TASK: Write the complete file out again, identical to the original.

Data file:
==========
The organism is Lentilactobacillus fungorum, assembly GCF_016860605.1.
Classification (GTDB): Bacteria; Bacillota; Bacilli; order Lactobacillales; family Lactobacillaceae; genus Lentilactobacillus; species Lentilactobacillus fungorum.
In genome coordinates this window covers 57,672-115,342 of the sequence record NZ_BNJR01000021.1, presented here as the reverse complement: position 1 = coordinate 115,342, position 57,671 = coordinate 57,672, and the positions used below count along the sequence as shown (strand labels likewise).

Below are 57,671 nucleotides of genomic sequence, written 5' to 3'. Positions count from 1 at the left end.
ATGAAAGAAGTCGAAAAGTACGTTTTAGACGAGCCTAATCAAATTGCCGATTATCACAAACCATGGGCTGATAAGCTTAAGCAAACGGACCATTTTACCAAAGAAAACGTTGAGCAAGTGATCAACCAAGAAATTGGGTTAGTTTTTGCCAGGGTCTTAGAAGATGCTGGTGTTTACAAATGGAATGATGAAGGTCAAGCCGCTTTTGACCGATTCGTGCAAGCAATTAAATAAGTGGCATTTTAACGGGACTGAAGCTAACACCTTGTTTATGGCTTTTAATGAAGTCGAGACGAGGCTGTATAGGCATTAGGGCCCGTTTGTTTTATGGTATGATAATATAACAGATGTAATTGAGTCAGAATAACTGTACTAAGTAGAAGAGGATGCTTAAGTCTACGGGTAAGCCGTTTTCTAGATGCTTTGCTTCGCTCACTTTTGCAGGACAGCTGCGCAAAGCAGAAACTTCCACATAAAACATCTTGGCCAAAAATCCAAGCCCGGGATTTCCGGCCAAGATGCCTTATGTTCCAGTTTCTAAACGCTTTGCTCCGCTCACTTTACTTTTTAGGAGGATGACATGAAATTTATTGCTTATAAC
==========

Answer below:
The organism is Lentilactobacillus fungorum, assembly GCF_016860605.1.
Classification (GTDB): Bacteria; Bacillota; Bacilli; order Lactobacillales; family Lactobacillaceae; genus Lentilactobacillus; species Lentilactobacillus fungorum.
In genome coordinates this window covers 57,672-115,342 of the sequence record NZ_BNJR01000021.1, presented here as the reverse complement: position 1 = coordinate 115,342, position 57,671 = coordinate 57,672, and the positions used below count along the sequence as shown (strand labels likewise).

Below are 57,671 nucleotides of genomic sequence, written 5' to 3'. Positions count from 1 at the left end.
ATGAAAGAAGTCGAAAAGTACGTTTTAGACGAGCCTAATCAAATTGCCGATTATCACAAACCATGGGCTGATAAGCTTAAGCAAACGGACCATTTTACCAAAGAAAACGTTGAGCAAGTGATCAACCAAGAAATTGGGTTAGTTTTTGCCAGGGTCTTAGAAGATGCTGGTGTTTACAAATGGAATGATGAAGGTCAAGCCGCTTTTGACCGATTCGTGCAAGCAATTAAATAAGTGGCATTTTAACGGGACTGAAGCTAACACCTTGTTTATGGCTTTTAATGAAGTCGAGACGAGGCTGTATAGGCATTAGGGCCCGTTTGTTTTATGGTATGATAATATAACAGATGTAATTGAGTCAGAATAACTGTACTAAGTAGAAGAGGATGCTTAAGTCTACGGGTAAGCCGTTTTCTAGATGCTTTGCTTCGCTCACTTTTGCAGGACAGCTGCGCAAAGCAGAAACTTCCACATAAAACATCTTGGCCAAAAATCCAAGCCCGGGATTTCCGGCCAAGATGCCTTATGTTCCAGTTTCTAAACGCTTTGCTCCGCTCACTTTACTTTTTAGGAGGATGACATGAAATTTATTGCTTATAAC